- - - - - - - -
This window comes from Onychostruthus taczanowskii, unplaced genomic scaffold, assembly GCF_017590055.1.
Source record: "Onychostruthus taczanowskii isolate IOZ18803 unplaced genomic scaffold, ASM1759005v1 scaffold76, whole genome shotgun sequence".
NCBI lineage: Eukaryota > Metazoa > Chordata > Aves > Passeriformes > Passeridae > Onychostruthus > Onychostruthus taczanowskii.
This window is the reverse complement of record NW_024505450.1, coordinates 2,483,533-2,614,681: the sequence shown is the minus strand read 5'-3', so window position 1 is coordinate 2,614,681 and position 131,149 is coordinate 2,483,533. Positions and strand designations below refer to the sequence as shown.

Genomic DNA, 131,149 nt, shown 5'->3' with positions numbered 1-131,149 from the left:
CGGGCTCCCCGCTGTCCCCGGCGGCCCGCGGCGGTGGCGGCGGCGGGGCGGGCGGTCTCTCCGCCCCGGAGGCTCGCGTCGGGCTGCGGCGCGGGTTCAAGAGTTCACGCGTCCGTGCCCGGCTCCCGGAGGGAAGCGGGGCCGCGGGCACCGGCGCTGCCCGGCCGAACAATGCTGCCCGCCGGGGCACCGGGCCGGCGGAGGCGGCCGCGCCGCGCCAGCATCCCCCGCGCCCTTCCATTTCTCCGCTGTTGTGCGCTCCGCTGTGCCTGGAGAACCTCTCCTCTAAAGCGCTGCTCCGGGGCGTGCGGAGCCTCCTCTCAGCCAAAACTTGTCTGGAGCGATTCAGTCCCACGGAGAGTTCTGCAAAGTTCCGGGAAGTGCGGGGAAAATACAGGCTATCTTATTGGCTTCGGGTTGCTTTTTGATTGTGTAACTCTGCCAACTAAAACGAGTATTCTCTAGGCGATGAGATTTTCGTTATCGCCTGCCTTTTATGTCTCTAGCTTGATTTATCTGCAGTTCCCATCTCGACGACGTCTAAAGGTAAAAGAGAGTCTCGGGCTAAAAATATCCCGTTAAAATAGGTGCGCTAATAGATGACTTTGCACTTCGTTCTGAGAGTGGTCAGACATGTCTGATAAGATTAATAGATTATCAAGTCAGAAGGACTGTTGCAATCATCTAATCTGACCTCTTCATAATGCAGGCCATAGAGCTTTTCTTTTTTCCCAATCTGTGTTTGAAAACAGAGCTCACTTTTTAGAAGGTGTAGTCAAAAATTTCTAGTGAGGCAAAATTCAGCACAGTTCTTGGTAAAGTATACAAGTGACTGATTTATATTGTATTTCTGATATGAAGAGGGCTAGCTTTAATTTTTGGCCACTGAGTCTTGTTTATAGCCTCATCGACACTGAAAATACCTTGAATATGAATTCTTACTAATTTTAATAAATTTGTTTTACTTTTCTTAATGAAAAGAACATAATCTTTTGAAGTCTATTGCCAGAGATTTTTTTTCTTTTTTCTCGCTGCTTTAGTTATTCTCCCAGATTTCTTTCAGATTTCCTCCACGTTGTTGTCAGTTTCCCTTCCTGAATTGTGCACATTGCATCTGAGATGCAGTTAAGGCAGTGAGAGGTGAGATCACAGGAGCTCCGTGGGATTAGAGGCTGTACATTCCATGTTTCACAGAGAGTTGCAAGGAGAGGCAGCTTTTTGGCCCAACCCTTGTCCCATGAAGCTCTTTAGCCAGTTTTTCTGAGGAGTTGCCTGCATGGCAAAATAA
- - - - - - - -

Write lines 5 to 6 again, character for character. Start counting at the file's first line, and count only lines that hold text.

Genomic DNA, 131,149 nt, shown 5'->3' with positions numbered 1-131,149 from the left:
CGGGCTCCCCGCTGTCCCCGGCGGCCCGCGGCGGTGGCGGCGGCGGGGCGGGCGGTCTCTCCGCCCCGGAGGCTCGCGTCGGGCTGCGGCGCGGGTTCAAGAGTTCACGCGTCCGTGCCCGGCTCCCGGAGGGAAGCGGGGCCGCGGGCACCGGCGCTGCCCGGCCGAACAATGCTGCCCGCCGGGGCACCGGGCCGGCGGAGGCGGCCGCGCCGCGCCAGCATCCCCCGCGCCCTTCCATTTCTCCGCTGTTGTGCGCTCCGCTGTGCCTGGAGAACCTCTCCTCTAAAGCGCTGCTCCGGGGCGTGCGGAGCCTCCTCTCAGCCAAAACTTGTCTGGAGCGATTCAGTCCCACGGAGAGTTCTGCAAAGTTCCGGGAAGTGCGGGGAAAATACAGGCTATCTTATTGGCTTCGGGTTGCTTTTTGATTGTGTAACTCTGCCAACTAAAACGAGTATTCTCTAGGCGATGAGATTTTCGTTATCGCCTGCCTTTTATGTCTCTAGCTTGATTTATCTGCAGTTCCCATCTCGACGACGTCTAAAGGTAAAAGAGAGTCTCGGGCTAAAAATATCCCGTTAAAATAGGTGCGCTAATAGATGACTTTGCACTTCGTTCTGAGAGTGGTCAGACATGTCTGATAAGATTAATAGATTATCAAGTCAGAAGGACTGTTGCAATCATCTAATCTGACCTCTTCATAATGCAGGCCATAGAGCTTTTCTTTTTTCCCAATCTGTGTTTGAAAACAGAGCTCACTTTTTAGAAGGTGTAGTCAAAAATTTCTAGTGAGGCAAAATTCAGCACAGTTCTTGGTAAAGTATACAAGTGACTGATTTATATTGTATTTCTGATATGAAGAGGGCTAGCTTTAATTTTTGGCCACTGAGTCTTGTTTATAGCCTCATCGACACTGAAAATACCTTGAATATGAATTCTTACTAATTTTAATAAATTTGTTTTACTTTTCTTAATGAAAAGAACATAATCTTTTGAAGTCTATTGCCAGAGATTTTTTTTCTTTTTTCTCGCTGCTTTAGTTATTCTCCCAGATTTCTTTCAGATTTCCTCCACGTTGTTGTCAGTTTCCCTTCCTGAATTGTGCACATTGCATCTGAGATGCAGTTAAGGCAGTGAGAGGTGAGATCACAGGAGCTCCGTGGGATTAGAGGCTGTACATTCCATGTTTCACAGAGAGTTGCAAGGAGAGGCAGCTTTTTGGCCCAACCCTTGTCCCATGAAGCTCTTTAGCCAGTTTTTCTGAGGAGTTGCCTGCATGGCAAAATAA